Login Session Maintenance in Node.js using Express and Handlebars

This is part 3 of a series of posts describing a proof-of-concept web app that implements cryptographic authentication using Node.js with a MongoDB back-end. Part 1 described the login process. Part 2 described the registration process. This Part 3 is concerned with login session maintenance in a broader scope than cryptographic authentication. Part 4, concerned with random bit generation, is now available. The proof-of-concept app, called app-mongodb.js, can be found in a zip file downloadable from the cryptographic authentication page.

Update. The name of the constant securityStrength has been changed to rbgSecurityStrength as noted in the last post of the series and reflected in one of the snippets below.

At first glance it may seem that there is no need for login session maintenance in a web app that implements cryptographic authentication with a key pair. Every HTTP request can be authenticated on its own without linking it to a session, by sending the public key to the back-end and proving possession of the private key, as in the login process described in Part 1. That login process relied on the user supplying the username in order to locate the user record, but this is not essential, since the user record could be located in the database by searching for the public key, which is unique with overwhelming probability.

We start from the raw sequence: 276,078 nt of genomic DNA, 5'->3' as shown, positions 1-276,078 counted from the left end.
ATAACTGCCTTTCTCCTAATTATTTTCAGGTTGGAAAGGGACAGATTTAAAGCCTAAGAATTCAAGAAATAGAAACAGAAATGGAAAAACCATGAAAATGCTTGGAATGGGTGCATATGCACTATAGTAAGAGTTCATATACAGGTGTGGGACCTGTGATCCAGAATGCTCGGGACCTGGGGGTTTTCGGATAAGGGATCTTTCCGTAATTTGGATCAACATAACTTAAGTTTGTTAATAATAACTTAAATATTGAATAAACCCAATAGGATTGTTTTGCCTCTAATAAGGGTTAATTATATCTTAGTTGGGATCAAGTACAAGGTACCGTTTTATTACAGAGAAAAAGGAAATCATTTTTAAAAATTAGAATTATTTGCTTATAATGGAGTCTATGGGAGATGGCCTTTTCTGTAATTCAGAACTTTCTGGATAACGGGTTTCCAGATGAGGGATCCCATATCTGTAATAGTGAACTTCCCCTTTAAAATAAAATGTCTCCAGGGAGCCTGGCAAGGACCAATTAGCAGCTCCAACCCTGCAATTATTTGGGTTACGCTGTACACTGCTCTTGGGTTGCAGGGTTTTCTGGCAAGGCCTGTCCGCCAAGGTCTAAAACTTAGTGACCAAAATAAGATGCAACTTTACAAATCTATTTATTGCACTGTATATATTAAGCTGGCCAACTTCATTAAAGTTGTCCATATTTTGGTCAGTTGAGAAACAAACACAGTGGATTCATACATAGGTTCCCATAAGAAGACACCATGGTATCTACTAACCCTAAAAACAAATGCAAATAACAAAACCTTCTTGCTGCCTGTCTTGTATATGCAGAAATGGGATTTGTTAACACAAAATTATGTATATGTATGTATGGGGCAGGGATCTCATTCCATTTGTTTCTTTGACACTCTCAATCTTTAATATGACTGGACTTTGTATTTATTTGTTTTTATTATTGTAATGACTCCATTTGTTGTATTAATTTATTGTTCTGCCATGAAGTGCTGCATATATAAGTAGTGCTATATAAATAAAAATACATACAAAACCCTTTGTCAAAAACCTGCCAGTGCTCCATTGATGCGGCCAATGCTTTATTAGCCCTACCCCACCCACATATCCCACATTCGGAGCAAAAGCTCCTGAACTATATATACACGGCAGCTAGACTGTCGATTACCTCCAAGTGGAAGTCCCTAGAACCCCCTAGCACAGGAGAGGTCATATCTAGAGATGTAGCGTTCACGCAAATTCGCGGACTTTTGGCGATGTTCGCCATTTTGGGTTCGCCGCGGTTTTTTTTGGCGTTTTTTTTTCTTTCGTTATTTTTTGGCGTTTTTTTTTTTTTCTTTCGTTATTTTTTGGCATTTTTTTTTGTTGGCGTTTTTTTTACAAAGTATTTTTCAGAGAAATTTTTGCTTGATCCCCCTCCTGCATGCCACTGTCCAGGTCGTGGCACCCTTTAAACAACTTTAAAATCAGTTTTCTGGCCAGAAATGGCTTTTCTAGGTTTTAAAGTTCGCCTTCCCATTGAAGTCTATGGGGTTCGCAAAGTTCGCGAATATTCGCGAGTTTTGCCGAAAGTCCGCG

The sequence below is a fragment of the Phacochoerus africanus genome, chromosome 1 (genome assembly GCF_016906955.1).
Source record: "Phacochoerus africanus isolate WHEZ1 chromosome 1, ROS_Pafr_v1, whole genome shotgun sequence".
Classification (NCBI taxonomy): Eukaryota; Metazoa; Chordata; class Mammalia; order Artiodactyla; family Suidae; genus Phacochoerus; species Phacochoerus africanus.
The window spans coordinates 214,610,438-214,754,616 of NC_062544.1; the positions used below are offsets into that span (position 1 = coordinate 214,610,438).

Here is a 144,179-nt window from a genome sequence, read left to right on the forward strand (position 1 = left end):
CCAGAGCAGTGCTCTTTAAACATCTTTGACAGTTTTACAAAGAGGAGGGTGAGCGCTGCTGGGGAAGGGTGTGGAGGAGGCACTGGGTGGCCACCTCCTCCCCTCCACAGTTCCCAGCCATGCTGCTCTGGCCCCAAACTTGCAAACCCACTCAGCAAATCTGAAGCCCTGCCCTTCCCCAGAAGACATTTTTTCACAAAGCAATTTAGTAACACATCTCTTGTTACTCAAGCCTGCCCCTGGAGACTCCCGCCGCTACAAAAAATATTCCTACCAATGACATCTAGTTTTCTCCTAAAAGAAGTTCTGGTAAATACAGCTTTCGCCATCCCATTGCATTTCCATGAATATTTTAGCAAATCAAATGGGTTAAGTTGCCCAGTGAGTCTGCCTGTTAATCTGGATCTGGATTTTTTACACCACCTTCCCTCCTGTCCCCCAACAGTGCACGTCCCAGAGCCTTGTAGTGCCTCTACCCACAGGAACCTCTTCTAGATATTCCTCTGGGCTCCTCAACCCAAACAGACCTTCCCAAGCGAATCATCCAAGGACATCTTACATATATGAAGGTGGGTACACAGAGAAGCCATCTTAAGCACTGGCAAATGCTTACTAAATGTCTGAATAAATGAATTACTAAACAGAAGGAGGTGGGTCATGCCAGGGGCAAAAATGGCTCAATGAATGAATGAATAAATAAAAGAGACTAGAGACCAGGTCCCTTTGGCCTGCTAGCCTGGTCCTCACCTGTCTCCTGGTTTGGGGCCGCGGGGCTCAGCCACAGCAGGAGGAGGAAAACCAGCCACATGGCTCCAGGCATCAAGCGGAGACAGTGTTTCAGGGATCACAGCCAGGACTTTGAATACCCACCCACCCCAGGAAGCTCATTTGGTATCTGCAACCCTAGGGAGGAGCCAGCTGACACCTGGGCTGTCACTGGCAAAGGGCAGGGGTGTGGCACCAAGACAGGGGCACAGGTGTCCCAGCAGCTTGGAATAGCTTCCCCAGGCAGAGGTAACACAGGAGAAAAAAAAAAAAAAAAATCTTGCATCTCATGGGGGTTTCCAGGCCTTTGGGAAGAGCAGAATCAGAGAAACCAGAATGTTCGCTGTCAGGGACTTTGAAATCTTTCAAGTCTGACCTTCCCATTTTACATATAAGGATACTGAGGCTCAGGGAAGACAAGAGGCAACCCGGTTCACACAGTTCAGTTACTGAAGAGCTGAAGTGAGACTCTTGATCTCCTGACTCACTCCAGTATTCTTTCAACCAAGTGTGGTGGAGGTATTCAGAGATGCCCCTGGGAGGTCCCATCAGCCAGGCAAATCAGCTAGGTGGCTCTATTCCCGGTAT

But login sessions provide important login/logout functionality, allowing the user to choose whether to authenticate or not. A member of a site accessible to both members and non-members, for example, may choose to visit the site without authenticating in order to see what information is made available by the site to non-members. Also, the proof of possession of the private key has a latency cost for the user due to the need to retrieve the challenge from the server, and a computational cost for the server and the browser. These costs are insignificant if incurred once per session, but may not be insignificant if incurred for every HTTP request.

The app discussed in this series, app-mongodb.js, implements login sessions in the traditional way using session cookies. Having said that I could stop here. But the Express framework used in the app provides interesting ways of implementing traditional login sessions, which are worth discussing.

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